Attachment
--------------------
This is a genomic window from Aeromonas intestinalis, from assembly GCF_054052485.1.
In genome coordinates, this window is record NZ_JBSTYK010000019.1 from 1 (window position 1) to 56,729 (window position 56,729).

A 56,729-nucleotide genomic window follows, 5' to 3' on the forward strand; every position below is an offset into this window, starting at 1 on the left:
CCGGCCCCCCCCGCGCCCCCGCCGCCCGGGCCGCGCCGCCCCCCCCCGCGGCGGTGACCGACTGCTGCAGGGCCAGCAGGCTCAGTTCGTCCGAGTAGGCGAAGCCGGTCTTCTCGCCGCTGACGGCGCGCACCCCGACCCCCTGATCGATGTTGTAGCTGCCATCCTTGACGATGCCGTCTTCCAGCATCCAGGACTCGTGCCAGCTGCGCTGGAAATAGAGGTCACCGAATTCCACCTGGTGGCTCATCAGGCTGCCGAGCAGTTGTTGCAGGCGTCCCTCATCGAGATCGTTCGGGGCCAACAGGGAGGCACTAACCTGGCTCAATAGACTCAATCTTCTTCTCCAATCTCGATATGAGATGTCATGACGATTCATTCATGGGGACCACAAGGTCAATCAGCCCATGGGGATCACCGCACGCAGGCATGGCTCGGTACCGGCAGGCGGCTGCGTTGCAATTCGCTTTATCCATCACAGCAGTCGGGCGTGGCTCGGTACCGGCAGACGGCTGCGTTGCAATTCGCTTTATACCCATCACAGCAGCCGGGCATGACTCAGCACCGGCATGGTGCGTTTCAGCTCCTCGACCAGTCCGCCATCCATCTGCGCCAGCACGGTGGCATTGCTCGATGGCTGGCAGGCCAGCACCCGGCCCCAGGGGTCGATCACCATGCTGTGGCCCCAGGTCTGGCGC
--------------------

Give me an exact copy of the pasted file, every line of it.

This is a genomic window from Aeromonas intestinalis, from assembly GCF_054052485.1.
In genome coordinates, this window is record NZ_JBSTYK010000019.1 from 1 (window position 1) to 56,729 (window position 56,729).

A 56,729-nucleotide genomic window follows, 5' to 3' on the forward strand; every position below is an offset into this window, starting at 1 on the left:
CCGGCCCCCCCCGCGCCCCCGCCGCCCGGGCCGCGCCGCCCCCCCCCGCGGCGGTGACCGACTGCTGCAGGGCCAGCAGGCTCAGTTCGTCCGAGTAGGCGAAGCCGGTCTTCTCGCCGCTGACGGCGCGCACCCCGACCCCCTGATCGATGTTGTAGCTGCCATCCTTGACGATGCCGTCTTCCAGCATCCAGGACTCGTGCCAGCTGCGCTGGAAATAGAGGTCACCGAATTCCACCTGGTGGCTCATCAGGCTGCCGAGCAGTTGTTGCAGGCGTCCCTCATCGAGATCGTTCGGGGCCAACAGGGAGGCACTAACCTGGCTCAATAGACTCAATCTTCTTCTCCAATCTCGATATGAGATGTCATGACGATTCATTCATGGGGACCACAAGGTCAATCAGCCCATGGGGATCACCGCACGCAGGCATGGCTCGGTACCGGCAGGCGGCTGCGTTGCAATTCGCTTTATCCATCACAGCAGTCGGGCGTGGCTCGGTACCGGCAGACGGCTGCGTTGCAATTCGCTTTATACCCATCACAGCAGCCGGGCATGACTCAGCACCGGCATGGTGCGTTTCAGCTCCTCGACCAGTCCGCCATCCATCTGCGCCAGCACGGTGGCATTGCTCGATGGCTGGCAGGCCAGCACCCGGCCCCAGGGGTCGATCACCATGCTGTGGCCCCAGGTCTGGCGC